Hebrew U device uses sonar to help the blind navigate

The "virtual cane" incorporates several sensors that estimate the distance between the user and the object it is pointed at.

HU’s Yissum Technology 311 (photo credit: Judy Seigel-Itzkovich)
HU’s Yissum Technology 311
(photo credit: Judy Seigel-Itzkovich)
The blind and visually impaired could be able to toss away their white canes or at least “see” better with them, thanks to a “virtual cane” developed by Hebrew University of Jerusalem researchers and patented by Yissum, the university’s research and development company.
The device was unveiled at a HU press conference at the Jerusalem International Convention Center on Tuesday, just before the Israeli Presidential Conference opened there.
Dr. Amir Amedi of HU’s Institute for Medical Research Israel-Canada and of the Edmond and Lily Safra Center for Brain Sciences and colleagues unveiled the inexpensive device, which emits a focused beam at objects around the user and transmits the visual information to to him via a gentle vibration similar to the quivering of a cellphone.
The technology transfer company in Jerusalem is now looking for strategic partners for further development.
Amedi estimated that the lightweight device, which reporters quickly learned to use to get through a dark maze blindfolded, would eventually cost about $100.
The highly intuitive electronic device, the size of a cellphone, incorporates several sensors that estimate the distance between the user and the object it is pointed at. This enables the blind person to assess the height and distance of various objects, reconstruct an accurate image of the surroundings and navigate safely. The “virtual cane” is easy to carry and accurate and can function for up to 12 hours between charges.
Amedi said the blind user functions like a dolphin or bat, with sonar-type signals reacting to surroundings.
Unlike a white stick that can give the blind input from only a meter away, the device can function at a much shorter distance and up to some 10 meters in all directions. The young researcher said the device can also distinguish between smiling and sad faces and can be used for research on how the brain flexibly changes upon receiving input and on brain reorganization in the blind.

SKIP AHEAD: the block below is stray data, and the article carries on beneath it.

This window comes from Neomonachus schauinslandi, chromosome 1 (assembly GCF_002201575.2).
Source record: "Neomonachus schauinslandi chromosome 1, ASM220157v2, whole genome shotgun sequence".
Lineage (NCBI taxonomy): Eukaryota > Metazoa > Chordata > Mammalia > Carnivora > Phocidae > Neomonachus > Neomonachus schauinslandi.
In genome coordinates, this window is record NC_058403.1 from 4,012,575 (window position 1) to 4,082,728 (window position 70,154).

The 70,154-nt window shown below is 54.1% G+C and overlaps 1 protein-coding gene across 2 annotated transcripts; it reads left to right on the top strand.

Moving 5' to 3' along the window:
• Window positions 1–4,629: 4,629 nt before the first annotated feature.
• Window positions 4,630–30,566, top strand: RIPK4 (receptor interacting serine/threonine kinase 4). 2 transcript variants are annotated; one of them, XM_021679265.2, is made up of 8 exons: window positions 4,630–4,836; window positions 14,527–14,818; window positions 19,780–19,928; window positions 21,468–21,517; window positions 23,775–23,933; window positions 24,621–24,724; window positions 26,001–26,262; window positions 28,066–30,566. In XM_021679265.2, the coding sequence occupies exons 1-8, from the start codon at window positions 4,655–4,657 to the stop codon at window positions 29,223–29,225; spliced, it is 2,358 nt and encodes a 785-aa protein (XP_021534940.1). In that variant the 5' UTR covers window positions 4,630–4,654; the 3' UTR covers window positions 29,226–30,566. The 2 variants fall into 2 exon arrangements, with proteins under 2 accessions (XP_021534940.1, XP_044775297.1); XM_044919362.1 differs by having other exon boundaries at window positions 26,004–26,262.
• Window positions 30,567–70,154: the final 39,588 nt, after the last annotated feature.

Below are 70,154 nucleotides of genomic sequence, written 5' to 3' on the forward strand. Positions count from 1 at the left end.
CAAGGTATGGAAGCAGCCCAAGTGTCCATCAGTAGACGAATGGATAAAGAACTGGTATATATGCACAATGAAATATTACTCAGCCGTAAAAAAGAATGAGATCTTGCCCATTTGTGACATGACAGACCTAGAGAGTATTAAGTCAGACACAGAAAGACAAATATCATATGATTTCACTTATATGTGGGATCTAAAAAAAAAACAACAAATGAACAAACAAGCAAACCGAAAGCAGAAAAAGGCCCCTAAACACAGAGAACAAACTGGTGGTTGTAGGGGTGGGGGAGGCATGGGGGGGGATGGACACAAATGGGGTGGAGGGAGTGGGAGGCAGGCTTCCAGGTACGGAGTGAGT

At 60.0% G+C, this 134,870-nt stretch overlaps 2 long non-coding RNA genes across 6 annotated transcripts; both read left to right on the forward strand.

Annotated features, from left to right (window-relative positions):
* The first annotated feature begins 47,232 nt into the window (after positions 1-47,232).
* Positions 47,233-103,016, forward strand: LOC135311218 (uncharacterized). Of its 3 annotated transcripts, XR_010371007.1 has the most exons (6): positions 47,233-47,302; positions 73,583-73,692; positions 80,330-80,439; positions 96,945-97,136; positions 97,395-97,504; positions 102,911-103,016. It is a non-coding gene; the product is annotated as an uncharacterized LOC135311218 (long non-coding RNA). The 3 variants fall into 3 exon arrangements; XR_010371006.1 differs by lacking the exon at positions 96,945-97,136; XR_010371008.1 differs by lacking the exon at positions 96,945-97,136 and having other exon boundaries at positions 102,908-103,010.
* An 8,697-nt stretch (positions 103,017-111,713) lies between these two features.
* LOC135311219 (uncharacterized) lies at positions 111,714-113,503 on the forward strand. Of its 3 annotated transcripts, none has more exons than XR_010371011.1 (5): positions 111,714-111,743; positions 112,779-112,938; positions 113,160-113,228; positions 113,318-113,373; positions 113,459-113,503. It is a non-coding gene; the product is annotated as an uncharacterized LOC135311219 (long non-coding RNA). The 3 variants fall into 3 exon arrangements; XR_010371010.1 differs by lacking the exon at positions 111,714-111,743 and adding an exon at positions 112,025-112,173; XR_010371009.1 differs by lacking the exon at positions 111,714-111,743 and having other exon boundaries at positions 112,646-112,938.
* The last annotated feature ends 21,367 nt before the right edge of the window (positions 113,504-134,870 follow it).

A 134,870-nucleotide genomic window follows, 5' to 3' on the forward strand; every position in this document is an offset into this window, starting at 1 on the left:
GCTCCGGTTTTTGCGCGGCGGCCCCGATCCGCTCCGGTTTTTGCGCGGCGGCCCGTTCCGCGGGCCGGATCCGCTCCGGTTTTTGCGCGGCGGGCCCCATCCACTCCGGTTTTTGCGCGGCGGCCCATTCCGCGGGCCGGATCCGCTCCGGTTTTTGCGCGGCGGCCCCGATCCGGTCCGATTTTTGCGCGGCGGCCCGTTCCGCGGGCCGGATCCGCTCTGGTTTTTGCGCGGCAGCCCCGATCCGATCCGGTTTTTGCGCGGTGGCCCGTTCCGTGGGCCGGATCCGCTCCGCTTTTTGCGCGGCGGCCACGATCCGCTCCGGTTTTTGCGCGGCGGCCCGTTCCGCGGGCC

There is a potential market of some 200 million visually impaired people around the world; 40 million of them are legally blind; all of them have difficulties in orientation and navigation, even with an ordinary stick. One of the main challenges facing blind people is the ability to assess the height of various obstacles as well as to identify far away objects in their surroundings. So far, until the journalists tried it, about a dozen people successfully navigated the maze, and after a very short practice period managed to completely avoid walls and obstacles without bumping their heads.
Yissum CEO Yaacov Michlin said that the promising invention “can endow visually impaired people with the freedom to freely navigate in their surroundings without unintentionally bumping into or touching other people, and thus has the potential to significantly enhance their quality of life.”
HU, for the second year a partner of Beit Hanassi in organizing the Israeli Presidential Conference, filled a hall near the entrance with displays and demonstrations of developments of its researchers. Carmi Gillon, the university’s vice president for external relations, said that 40 percent of all academic research in the country is done at HU; Yissum has made the university the 15th in the world in R&D.
Dr. Yonatan Elkind of HU’s Smith Institute for Plant Sciences and Genetics in Agriculture, presented bell peppers suited to growing in the Arava in all seasons. The sweet pepper market has ballooned in Europe, with 60% of all agricultural land in the Arava devoted to the vegetable and yields very high.
The team are developing green peppers that remain green for a long time instead of turning red, and others that have special tastes and colors – even a brown one whose taste reminds people of chocolate. Others will have more vitamins and minerals than the conventional strains.
Agricultural doctoral student Oron Gar, who works with Prof. Dani Zamir, presented export roses that have restored a lovely scent instead of the scentless blossoms now sold commercially.
This was achieved from breeding that will also add new colors and forms of roses.